How many seasons is too many to carry the same keeper? There are ways to manufacture incentive to put players back into the pool. You could just arbitrarily assign a max number of years. You could, in a draft-exchange model, only allow one year as a first-round pick. Or you can allow for as long as they like, but they can keep only one first-round pick. Or you start adding on additional picks: After one year as a first-rounder, the next it costs a first and a, say, fifth. The next, a first and fourth, etc. That would encourage owners to utilize restraint, which is something Klaus apparently isn’t good at.

What are doing out here again, Klaus? … No, you aren’t done, otherwise you would be wearing pants. Away with you.

Apologies for the interruption. So you need to determine who can be kept. If including waiver picks, you need to have some guidelines. First, you certainly need to use a free-agent auction budget rather than just waiver claim rankings. This will allow everyone equal shot at potential waiver keepers. Otherwise, the team that has the best waiver pick on the week of a catastrophic injury could stumble on a keeper bargain by accident.

You also need to set a roster cutoff for keeper eligibility. Not unlike a trade deadline, this would ensure struggling teams don’t drop veterans late in the season to pick up keeper flyers. Competing teams might not be able to do this, and poor performance should not be rewarded with unfair advantages.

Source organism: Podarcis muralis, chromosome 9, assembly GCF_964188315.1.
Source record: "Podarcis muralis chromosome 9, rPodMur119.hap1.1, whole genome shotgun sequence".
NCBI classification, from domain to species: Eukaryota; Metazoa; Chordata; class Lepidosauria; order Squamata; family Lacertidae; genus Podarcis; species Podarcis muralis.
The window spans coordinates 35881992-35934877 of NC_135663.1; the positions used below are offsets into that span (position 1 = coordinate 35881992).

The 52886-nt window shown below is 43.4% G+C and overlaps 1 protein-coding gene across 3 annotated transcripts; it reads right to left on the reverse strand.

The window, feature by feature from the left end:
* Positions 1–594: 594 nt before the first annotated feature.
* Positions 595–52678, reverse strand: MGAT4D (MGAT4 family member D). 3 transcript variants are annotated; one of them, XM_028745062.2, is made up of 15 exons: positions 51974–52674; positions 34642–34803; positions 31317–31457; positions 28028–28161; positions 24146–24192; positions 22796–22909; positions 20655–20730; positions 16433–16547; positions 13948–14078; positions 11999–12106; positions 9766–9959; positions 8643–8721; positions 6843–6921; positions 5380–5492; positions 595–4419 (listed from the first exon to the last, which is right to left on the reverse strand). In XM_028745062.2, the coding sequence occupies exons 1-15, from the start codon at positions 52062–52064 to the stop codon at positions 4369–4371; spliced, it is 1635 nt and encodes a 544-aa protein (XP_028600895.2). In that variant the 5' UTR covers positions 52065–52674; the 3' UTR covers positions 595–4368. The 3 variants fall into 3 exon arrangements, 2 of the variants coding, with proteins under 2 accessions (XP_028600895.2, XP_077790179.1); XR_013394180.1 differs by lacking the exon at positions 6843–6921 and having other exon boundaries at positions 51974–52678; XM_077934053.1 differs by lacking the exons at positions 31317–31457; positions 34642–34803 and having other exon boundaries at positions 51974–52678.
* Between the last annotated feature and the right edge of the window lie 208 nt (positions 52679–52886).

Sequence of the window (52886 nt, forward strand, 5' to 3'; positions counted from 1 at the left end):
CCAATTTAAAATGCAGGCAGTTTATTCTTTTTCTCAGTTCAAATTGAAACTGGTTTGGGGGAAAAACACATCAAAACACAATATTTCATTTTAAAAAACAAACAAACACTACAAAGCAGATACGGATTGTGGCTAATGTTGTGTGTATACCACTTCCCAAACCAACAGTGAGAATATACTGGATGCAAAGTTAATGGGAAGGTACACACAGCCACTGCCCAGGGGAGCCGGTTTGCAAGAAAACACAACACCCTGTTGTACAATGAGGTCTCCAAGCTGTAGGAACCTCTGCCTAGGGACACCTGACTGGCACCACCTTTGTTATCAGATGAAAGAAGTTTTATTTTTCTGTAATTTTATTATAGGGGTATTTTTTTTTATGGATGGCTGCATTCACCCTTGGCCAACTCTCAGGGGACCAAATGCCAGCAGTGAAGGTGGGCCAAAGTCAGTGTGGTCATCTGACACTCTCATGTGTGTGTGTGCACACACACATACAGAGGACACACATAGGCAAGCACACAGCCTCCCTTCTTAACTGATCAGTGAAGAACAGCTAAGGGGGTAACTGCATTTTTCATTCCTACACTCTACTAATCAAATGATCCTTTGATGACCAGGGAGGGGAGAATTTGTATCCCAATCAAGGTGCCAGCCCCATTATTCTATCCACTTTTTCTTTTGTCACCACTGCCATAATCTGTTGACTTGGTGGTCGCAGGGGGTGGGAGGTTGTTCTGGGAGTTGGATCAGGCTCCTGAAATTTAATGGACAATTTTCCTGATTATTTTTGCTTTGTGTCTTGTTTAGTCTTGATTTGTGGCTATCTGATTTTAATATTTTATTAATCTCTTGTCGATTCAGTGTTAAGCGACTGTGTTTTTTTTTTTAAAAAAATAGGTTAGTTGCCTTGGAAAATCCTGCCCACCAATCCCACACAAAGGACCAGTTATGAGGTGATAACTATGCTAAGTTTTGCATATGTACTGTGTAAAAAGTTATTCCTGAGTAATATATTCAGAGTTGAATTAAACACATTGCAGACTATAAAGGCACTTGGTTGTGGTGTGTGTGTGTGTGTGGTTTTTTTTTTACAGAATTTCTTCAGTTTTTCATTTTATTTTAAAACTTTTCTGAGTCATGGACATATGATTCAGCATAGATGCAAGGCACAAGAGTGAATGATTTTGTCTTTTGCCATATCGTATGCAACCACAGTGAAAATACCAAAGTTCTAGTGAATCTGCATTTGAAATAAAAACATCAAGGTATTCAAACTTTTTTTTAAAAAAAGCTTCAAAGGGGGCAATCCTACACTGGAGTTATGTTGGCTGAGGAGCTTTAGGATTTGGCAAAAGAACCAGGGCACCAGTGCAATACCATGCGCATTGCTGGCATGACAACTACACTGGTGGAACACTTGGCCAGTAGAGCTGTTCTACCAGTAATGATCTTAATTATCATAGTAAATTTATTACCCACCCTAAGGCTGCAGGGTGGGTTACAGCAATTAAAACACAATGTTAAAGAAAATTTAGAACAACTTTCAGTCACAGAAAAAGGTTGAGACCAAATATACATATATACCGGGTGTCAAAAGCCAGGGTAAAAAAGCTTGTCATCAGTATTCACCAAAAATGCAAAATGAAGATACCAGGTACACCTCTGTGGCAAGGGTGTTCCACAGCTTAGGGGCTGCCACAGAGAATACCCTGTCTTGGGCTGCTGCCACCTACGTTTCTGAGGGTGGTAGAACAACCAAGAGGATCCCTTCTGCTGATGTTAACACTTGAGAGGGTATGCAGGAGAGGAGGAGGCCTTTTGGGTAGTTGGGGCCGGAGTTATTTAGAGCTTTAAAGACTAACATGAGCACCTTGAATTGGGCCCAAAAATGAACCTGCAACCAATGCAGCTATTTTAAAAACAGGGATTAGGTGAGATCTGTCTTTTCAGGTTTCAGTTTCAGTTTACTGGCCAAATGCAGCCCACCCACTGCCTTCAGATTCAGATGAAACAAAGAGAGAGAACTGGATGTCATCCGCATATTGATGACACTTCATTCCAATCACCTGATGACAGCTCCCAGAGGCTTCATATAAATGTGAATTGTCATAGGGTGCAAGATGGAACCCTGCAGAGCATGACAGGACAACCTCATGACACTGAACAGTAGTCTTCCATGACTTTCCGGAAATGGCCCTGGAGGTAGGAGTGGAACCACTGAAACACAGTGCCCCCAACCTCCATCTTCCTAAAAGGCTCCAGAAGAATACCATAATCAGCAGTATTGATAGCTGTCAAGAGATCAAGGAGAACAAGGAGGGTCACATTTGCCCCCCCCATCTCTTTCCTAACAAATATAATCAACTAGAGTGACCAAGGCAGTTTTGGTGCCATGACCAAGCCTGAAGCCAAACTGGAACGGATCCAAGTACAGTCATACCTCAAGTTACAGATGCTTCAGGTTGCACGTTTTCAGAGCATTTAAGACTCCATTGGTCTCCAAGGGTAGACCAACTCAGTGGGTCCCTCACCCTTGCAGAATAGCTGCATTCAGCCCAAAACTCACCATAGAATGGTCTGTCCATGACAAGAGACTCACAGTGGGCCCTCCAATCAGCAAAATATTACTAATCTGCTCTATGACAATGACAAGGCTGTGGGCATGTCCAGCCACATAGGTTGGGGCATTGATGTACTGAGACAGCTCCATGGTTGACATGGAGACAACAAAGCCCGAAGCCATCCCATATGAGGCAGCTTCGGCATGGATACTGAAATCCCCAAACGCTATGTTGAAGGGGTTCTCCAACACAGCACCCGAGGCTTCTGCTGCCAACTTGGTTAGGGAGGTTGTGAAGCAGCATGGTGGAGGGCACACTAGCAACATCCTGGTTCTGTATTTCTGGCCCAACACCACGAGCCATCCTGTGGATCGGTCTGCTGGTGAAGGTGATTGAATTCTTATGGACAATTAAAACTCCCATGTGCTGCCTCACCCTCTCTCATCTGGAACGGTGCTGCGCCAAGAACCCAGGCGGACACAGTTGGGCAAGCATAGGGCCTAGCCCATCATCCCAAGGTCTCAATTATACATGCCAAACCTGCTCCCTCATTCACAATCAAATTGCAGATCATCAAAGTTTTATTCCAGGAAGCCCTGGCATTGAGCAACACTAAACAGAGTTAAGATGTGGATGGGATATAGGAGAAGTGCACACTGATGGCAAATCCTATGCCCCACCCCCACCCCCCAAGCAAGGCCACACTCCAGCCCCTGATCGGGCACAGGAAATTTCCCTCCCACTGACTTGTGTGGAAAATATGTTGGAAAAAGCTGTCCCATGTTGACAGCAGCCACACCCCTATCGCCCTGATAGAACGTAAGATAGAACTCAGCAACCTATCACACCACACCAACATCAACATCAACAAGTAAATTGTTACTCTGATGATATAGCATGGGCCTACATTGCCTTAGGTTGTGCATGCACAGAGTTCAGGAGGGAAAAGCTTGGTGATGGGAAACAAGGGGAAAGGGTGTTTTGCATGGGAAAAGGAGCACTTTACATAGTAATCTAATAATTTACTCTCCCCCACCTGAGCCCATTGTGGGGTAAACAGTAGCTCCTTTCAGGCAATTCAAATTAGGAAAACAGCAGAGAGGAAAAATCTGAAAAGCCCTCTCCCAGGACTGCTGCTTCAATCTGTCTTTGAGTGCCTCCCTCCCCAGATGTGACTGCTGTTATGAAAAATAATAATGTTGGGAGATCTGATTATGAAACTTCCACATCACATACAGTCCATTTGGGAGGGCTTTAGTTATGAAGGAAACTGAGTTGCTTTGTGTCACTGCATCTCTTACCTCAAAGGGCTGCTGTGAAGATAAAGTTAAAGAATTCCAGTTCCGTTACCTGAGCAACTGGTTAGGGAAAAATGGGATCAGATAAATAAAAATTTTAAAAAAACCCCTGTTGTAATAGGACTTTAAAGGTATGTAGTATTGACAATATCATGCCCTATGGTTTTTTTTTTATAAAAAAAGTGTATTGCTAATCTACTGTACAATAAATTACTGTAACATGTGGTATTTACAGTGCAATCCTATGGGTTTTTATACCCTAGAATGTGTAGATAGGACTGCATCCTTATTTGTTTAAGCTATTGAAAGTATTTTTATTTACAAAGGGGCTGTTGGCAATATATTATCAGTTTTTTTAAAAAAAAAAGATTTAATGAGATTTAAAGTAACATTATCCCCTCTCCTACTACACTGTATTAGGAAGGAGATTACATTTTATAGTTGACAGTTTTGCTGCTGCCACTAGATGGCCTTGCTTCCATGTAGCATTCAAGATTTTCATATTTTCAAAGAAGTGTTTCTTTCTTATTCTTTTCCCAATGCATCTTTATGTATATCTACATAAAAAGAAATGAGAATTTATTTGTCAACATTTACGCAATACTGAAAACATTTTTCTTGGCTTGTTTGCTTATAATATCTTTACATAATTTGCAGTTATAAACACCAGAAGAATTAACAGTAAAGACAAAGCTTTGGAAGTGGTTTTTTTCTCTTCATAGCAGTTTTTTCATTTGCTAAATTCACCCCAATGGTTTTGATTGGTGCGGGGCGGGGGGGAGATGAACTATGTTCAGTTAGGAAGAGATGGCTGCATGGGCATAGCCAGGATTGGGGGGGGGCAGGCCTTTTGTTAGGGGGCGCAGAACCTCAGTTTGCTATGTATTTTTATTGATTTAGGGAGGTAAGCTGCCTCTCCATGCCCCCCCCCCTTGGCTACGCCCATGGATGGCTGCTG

Another hurdle for draft-exchange keeper leagues is potential trading. Why would Owner X trade with Owner Y a pick to get Player Z when that player also requires you to sacrifice another draft pick? You want to encourage, not discourage, trade activity. One option is a one-year forgiveness, in which Owner X would give up just the draft pick assigned in the trade, then default back to Owner Y draft-exchange value every year thereafter. Another is to reset that player value to that included in the trade, so if Player Z had a draft value of a second-rounder but was traded for a fourth, the new owner begins his keeper tenure with a fourth-round value for Player Z.

Going from a redraft to a keeper isn’t easy. It takes preparation, some level of agreement among leaguemates, and it requires thinking about the details you probably overlooked. But sometimes, the extra effort is worth the reward. Just ask Klaus. Here he comes now.

No Klaus, I do not want to borrow your new toy. Go clean yourself up. Here’s a towel. … No, I don’t want it back. That towel is a keeper.